- Pediatric Neurosurgery, Children's Hospital of Alabama, Birmingham, Alabama, USA
- Department of Anatomic Sciences, St. George's University School of Medicine, St. George's, Grenada, UK
- Centre of Anatomy and Human Identification, University of Dundee, Scotland, UK
- Goodman Campbell Brain and Spine, Department of Neurological Surgery, Indiana University School of Medicine, Indianapolis, Indiana, USA
Aaron A. Cohen-Gadol
Goodman Campbell Brain and Spine, Department of Neurological Surgery, Indiana University School of Medicine, Indianapolis, Indiana, USA
DOI:10.4103/2152-7806.150663Copyright: © 2015 Tubbs RS. This is an open-access article distributed under the terms of the Creative Commons Attribution License, which permits unrestricted use, distribution, and reproduction in any medium, provided the original author and source are credited.
How to cite this article: Tubbs RS, Loukas M, Barbaro NM, Cohen-Gadol AA. Superficial cortical landmarks for localization of the hippocampus: Application for temporal lobectomy and amygdalohippocampectomy. Surg Neurol Int 03-Feb-2015;6:16
How to cite this URL: Tubbs RS, Loukas M, Barbaro NM, Cohen-Gadol AA. Superficial cortical landmarks for localization of the hippocampus: Application for temporal lobectomy and amygdalohippocampectomy. Surg Neurol Int 03-Feb-2015;6:16. Available from: http://sni.wpengine.com/surgicalint_articles/superficial-cortical-landmarks-for-localization-of-the-hippocampus-application-for-temporal-lobectomy-and-amygdalohippocampectomy/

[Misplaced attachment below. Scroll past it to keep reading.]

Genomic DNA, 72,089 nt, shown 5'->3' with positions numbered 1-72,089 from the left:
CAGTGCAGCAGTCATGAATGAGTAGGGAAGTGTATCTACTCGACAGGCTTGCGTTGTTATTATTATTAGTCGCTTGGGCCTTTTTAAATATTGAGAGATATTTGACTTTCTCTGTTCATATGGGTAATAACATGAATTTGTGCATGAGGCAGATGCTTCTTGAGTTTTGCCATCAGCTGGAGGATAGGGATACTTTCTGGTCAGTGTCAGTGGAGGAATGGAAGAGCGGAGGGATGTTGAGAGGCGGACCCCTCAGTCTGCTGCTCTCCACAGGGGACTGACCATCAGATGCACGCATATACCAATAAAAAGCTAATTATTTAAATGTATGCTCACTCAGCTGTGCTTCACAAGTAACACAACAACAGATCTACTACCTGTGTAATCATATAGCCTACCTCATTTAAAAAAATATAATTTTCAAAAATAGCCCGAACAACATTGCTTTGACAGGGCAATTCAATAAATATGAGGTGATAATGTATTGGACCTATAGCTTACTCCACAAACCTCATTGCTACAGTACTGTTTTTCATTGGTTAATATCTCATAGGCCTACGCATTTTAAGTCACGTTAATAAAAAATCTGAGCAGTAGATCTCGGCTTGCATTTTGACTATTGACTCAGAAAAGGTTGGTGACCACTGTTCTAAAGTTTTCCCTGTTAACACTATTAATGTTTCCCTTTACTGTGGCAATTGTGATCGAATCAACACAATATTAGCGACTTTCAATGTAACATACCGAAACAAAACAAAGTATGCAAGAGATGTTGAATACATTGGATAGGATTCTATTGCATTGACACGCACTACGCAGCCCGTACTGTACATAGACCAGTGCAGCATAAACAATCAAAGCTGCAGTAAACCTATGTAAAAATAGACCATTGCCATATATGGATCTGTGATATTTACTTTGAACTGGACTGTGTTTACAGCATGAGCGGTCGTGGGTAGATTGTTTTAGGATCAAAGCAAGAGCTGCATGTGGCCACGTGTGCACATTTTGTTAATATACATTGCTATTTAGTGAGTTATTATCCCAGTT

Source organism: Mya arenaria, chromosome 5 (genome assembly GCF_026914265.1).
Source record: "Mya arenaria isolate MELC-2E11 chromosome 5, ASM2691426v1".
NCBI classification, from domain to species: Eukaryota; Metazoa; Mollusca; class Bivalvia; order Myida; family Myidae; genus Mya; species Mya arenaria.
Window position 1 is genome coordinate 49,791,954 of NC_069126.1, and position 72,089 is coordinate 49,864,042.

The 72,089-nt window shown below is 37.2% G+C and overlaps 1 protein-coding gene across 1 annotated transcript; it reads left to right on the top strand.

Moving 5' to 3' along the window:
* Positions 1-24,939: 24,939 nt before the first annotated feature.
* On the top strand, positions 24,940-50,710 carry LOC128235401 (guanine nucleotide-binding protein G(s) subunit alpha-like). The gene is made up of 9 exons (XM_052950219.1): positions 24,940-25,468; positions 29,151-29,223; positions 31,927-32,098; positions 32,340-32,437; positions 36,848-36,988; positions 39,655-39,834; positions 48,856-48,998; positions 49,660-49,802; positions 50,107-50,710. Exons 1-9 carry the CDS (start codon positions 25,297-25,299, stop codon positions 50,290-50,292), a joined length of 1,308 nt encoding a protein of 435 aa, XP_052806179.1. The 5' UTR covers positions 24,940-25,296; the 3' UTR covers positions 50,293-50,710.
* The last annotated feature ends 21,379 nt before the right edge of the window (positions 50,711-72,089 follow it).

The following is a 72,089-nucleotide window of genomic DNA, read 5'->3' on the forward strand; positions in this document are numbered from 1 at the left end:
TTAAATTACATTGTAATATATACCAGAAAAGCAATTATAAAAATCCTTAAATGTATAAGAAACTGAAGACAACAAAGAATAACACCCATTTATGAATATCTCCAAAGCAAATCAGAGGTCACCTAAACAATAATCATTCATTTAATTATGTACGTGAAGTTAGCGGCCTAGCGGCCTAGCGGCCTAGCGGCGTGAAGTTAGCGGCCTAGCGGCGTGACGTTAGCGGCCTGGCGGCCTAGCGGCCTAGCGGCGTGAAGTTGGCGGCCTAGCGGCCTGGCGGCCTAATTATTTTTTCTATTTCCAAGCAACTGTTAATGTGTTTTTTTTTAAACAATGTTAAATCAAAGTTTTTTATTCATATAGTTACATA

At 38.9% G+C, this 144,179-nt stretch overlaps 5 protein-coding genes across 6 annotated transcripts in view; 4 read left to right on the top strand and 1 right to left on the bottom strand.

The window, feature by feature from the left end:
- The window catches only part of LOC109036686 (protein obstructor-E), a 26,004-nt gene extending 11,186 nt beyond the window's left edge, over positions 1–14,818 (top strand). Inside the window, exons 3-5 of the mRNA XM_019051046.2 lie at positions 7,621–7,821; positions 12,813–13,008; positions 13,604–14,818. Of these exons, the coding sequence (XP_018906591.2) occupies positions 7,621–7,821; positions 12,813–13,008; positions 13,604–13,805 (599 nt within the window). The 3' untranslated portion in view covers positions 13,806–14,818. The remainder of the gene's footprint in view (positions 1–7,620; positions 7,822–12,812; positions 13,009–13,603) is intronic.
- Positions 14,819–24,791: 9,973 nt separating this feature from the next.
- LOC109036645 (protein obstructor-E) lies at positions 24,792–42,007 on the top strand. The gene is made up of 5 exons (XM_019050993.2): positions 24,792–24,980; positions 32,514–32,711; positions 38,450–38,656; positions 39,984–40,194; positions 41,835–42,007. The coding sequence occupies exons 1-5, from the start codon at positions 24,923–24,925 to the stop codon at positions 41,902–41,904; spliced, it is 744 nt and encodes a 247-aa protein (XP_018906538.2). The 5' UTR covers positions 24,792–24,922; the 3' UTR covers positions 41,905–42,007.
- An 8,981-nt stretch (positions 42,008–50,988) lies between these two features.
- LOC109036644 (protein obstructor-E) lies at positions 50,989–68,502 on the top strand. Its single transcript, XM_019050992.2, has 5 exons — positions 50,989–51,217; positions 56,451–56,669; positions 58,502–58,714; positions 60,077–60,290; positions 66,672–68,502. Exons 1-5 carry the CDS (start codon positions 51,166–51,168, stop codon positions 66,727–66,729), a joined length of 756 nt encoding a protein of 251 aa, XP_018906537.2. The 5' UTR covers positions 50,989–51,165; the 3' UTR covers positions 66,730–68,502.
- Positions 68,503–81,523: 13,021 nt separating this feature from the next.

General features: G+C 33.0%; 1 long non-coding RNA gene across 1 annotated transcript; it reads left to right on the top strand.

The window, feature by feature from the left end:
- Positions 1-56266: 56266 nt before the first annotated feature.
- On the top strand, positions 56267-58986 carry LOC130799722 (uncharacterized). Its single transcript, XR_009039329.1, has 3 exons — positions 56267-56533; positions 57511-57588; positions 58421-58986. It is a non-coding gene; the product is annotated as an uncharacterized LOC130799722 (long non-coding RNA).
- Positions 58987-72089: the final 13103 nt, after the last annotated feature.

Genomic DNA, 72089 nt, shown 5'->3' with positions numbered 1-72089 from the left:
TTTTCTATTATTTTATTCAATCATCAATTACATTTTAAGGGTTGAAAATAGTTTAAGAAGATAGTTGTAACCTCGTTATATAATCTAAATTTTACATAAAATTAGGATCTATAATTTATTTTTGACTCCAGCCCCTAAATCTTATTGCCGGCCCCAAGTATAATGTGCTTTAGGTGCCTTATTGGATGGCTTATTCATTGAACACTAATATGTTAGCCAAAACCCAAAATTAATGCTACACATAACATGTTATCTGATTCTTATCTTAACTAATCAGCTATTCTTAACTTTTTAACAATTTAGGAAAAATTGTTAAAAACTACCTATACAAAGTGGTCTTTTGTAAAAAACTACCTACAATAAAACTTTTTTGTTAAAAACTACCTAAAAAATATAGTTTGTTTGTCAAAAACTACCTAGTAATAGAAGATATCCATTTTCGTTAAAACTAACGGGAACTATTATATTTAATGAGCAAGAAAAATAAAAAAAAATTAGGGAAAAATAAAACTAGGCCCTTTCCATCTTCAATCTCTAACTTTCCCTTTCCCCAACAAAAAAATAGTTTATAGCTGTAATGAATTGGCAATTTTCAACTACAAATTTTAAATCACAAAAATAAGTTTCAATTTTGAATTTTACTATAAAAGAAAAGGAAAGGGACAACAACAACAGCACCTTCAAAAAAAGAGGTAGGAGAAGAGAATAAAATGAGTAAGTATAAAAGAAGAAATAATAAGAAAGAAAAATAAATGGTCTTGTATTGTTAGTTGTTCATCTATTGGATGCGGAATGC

Background:Accessing the hippocampus for amygdalohippocampectomy and procedures such as depth electrode placement requires accurate knowledge regarding the location of the hippocampus.
Methods:The authors removed 10 human cadaveric brains (20 sides) from their crania, noted relationships between the lateral temporal neocortex and underlying hippocampus, and measured the distance between the hippocampus and superficial landmarks.
Results:Mean distances were as follows: 3.8 cm from the tip of the temporal lobe to the head of the hippocampus; 6.5 cm from the tip of the temporal lobe to the junction of the fornix and hippocampus; and 3.5 cm between the tail and head of the hippocampus. The head of the hippocampus ranged from 0 to 5 mm inferior to the inferior temporal sulcus. The tail of the hippocampus ranged from 2.2 to 7 mm superior to the inferior temporal sulcus. In two specimens, the tail was deep to the superior temporal sulcus. Generally the length of the hippocampus was along the inferior temporal sulcus and inferior aspect of the middle temporal gyrus. The hippocampus tended to be more superiorly located and shorter in females and left sides, but this was not statistically significant.